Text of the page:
Equation 1This is exactly what we have written here.

We just substituted 1-Z with ζDual form of SVM —The above Equation 1 that we derived is the primal form of SVM.

However in order to leverage the power of kernels we use the dual form of SVMs.

So let’s look at the dual form of SVM.

Equation 2The reason for using the dual form of SVM is that it allows us to leverage the power of kernels which is a key feature of SVM and if you are not familiar with kernels than don’t worry about it too much, I will explain kernels in the next section.

But for now just understand that we use the dual form of SVM in order to leverage the power of kernels.

It is proven mathematically that Equation 2 is equivalent to Equation 1.

The mathematical proof of how we actually got to this dual form is beyond the scope of this article as it is a bit mathematically intense.

If you want to understand the maths behind it then you can checkout the following video —In this video Prof.

Patrick Henry Winston provided a brilliant mathematical explanation and I would highly suggest that you checkout this video to better understand the concept of SVMs.

The most important thing to note here is that the value of αi will be non-zero only for support vectors.

So we basically only care about the support vectors.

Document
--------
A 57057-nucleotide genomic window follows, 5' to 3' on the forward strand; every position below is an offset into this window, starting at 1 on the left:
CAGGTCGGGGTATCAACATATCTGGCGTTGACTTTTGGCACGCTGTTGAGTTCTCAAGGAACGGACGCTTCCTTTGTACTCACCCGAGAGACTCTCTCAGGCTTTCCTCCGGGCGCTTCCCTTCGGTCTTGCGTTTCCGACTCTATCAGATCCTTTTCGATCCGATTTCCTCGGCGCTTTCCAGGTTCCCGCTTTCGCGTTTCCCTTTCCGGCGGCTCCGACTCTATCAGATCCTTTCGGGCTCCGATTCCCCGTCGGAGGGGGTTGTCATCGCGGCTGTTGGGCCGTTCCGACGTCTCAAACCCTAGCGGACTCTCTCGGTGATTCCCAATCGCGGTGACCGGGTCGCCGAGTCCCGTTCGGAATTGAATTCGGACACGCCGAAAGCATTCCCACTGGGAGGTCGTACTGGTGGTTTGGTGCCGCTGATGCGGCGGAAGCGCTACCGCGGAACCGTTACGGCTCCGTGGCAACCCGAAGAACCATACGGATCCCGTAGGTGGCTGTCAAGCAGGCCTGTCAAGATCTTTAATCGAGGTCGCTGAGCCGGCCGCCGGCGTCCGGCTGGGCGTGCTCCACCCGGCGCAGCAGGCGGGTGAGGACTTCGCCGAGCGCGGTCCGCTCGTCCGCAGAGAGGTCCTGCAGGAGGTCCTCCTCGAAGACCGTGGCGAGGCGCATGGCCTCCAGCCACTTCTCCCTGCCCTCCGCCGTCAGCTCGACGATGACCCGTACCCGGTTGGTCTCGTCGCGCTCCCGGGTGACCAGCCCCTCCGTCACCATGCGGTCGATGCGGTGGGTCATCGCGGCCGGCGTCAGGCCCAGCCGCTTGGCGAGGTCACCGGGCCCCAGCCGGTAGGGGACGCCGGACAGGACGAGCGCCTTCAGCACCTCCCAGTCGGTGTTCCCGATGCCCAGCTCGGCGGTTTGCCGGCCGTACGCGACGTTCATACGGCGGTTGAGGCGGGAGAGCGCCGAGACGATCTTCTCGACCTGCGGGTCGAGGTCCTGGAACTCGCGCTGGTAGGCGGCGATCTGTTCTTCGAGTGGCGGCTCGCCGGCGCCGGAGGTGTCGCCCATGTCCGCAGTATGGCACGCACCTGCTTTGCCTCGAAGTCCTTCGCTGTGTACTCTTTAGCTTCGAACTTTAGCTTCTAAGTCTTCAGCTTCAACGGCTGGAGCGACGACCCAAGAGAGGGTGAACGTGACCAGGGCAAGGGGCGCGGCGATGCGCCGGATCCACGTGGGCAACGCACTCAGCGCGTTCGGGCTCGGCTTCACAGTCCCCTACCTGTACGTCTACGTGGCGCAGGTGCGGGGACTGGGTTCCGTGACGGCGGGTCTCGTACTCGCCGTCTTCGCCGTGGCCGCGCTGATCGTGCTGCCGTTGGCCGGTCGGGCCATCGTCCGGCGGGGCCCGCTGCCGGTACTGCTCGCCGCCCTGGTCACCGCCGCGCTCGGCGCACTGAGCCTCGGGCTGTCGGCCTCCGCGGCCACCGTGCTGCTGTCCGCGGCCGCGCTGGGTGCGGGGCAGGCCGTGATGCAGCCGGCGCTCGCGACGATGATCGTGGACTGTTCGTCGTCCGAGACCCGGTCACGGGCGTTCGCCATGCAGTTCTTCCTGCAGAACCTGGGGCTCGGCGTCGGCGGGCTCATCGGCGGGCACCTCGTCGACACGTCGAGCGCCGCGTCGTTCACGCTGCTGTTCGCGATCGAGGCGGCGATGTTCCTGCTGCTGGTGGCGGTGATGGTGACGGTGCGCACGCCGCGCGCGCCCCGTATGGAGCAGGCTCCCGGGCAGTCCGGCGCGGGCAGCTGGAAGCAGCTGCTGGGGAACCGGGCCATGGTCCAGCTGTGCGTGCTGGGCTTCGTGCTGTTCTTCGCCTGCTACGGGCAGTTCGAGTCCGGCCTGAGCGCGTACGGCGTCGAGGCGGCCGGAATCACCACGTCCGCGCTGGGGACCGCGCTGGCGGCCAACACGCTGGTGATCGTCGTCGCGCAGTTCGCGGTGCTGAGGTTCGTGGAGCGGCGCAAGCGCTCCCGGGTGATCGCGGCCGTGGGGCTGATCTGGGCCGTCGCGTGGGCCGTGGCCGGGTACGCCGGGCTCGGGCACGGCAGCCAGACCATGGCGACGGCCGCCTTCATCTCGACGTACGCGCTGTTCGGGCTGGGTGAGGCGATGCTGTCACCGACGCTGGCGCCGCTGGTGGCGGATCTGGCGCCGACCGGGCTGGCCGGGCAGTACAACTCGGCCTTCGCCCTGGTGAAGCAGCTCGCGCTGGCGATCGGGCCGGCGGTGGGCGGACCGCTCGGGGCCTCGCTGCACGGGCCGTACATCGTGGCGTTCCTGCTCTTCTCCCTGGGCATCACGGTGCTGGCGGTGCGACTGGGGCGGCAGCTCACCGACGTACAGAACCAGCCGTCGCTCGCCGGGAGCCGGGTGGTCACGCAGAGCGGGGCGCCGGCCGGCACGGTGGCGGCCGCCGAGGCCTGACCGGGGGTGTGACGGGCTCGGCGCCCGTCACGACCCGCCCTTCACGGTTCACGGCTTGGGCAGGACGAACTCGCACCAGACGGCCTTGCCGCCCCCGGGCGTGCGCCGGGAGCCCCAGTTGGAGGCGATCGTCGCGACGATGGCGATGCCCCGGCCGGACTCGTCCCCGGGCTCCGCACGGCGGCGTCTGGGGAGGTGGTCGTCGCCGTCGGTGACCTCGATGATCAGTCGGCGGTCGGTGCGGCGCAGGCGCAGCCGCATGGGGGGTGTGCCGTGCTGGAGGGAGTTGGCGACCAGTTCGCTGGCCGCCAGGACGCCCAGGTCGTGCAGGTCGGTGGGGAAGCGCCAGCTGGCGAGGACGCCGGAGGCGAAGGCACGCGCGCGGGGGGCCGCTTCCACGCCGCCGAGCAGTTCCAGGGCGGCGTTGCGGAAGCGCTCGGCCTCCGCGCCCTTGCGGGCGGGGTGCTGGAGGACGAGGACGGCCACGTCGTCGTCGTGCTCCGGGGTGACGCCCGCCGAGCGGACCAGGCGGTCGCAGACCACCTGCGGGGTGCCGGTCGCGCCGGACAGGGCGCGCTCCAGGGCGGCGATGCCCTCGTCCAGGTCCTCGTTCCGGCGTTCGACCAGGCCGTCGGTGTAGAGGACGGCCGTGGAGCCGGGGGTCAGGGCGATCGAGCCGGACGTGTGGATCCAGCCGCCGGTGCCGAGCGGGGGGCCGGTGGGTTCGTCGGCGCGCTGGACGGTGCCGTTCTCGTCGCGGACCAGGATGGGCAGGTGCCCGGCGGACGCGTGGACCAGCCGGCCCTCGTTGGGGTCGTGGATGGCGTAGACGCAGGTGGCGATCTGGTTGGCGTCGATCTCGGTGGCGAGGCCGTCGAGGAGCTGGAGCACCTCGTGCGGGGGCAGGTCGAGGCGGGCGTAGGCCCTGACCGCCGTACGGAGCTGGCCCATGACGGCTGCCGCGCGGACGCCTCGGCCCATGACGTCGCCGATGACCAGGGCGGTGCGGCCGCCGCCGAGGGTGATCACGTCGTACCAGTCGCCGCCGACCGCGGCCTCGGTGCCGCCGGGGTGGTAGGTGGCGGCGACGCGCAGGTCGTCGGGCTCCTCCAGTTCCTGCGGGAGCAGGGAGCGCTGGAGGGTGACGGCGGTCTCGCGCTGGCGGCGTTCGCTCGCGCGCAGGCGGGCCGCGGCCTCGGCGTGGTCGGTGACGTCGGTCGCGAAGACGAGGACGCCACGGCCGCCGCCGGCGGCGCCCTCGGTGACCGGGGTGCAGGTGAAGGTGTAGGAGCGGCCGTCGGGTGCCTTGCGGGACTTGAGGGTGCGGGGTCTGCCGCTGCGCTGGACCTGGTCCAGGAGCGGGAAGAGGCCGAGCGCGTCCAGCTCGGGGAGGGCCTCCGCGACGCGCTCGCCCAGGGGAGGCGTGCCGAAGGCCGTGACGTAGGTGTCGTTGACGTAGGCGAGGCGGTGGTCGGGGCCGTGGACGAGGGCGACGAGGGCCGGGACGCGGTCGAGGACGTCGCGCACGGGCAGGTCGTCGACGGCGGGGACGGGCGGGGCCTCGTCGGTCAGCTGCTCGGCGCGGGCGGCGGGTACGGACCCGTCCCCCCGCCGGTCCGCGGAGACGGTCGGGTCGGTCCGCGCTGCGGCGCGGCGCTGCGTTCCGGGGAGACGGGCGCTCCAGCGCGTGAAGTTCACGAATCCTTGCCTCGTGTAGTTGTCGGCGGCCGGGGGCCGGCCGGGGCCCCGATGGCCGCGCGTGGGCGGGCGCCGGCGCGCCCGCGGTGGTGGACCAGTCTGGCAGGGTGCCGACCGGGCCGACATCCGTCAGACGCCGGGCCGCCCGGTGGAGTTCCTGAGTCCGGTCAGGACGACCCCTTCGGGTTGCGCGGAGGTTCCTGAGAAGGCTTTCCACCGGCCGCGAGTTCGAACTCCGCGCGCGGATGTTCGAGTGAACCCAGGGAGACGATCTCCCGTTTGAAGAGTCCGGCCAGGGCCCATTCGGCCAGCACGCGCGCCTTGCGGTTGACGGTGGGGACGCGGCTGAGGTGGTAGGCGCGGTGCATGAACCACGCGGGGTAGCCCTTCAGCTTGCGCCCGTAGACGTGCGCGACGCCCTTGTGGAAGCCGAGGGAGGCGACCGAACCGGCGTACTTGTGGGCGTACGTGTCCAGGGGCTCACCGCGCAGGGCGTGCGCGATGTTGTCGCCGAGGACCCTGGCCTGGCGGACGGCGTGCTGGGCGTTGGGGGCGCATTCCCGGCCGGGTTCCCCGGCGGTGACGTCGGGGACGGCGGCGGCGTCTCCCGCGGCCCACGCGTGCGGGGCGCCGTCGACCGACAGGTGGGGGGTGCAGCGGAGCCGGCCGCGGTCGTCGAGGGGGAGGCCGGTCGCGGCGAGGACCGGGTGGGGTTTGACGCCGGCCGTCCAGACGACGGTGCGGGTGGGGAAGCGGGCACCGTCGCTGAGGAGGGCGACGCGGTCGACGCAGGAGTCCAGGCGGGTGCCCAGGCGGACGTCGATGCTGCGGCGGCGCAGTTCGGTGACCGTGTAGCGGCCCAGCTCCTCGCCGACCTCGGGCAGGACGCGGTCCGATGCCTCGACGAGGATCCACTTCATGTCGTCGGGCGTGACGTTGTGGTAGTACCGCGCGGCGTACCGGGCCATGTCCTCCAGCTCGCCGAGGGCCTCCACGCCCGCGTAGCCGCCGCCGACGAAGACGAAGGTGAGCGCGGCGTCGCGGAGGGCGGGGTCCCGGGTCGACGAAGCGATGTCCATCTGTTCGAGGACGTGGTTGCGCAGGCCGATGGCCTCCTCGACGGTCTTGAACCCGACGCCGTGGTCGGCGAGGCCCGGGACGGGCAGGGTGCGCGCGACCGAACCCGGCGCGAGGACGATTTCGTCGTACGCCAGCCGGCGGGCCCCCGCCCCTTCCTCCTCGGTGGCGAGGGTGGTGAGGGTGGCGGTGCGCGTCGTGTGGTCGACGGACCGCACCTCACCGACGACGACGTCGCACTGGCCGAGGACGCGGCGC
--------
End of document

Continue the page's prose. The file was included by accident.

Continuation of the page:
We can update our Equation 2 as follows —Equation 3Earlier we were using Xi^T .

Xj i.

e.

we were taking the dot product of Xi and Xj which is equivalent to Cosine similarity function.

So we can just replace this cosine similarity function with any other fucntion of Xi and Xj.

This is called the kernel trick.

Now let’s understand what the hell is a kernel.

Kernel and its types —In the above Equation 3 we can replace K with any kernel function.

Now you must be wondering how does that change anything.

Why does it even matter which function we use.

So let’s try to answer those questions.

Suppose you have a dataset which is not linearly separable.

Non-linearly separable dataNow how would you use SVM to separate this data.

There is no way that we can fit a plane which can separate these 2 classes.

Enter Kernels….

The main use of a kernel function is that it allows us to project our dataset onto higher dimension where we can fit a plane to separate our dataset.

So we can project our above dataset onto a higher dimension and then we can find a plane that can separate the 2 classes.

This is exactly the reason why SVM was super popular in the early 90s.

Types of Kernels —The 2 most popular types of kernels are —Polynomial KernelRadial Basis Function (RBF) KernelPolynomial Kernel —So for a quadratic kernel we will have something like this —RBF Kernel —Here d is the distance between x1 and x2 i.

e.

d = ||x1-x2|| and ????.is a hyperparameter.

nu-SVM —nu is a hyperparameter that we can use for defining the percentage of error that is acceptable.

0 <= nu <= 1 // The value of nu is between 0 and 1Let's understand it with an example.

Suppose nu = 0.

01 and N (Number of data points)= 100,000* Percentage of errors <= 1%* Number of Support Vectors >= 1% of N i.

e.

1000So with the help of nu hyperparameter we can do 2 things —We can control the error percentage for our model.

We can’t control but we can determine the number of support vectors.

And with that we have come to the end of this article.

Thanks a ton for reading it.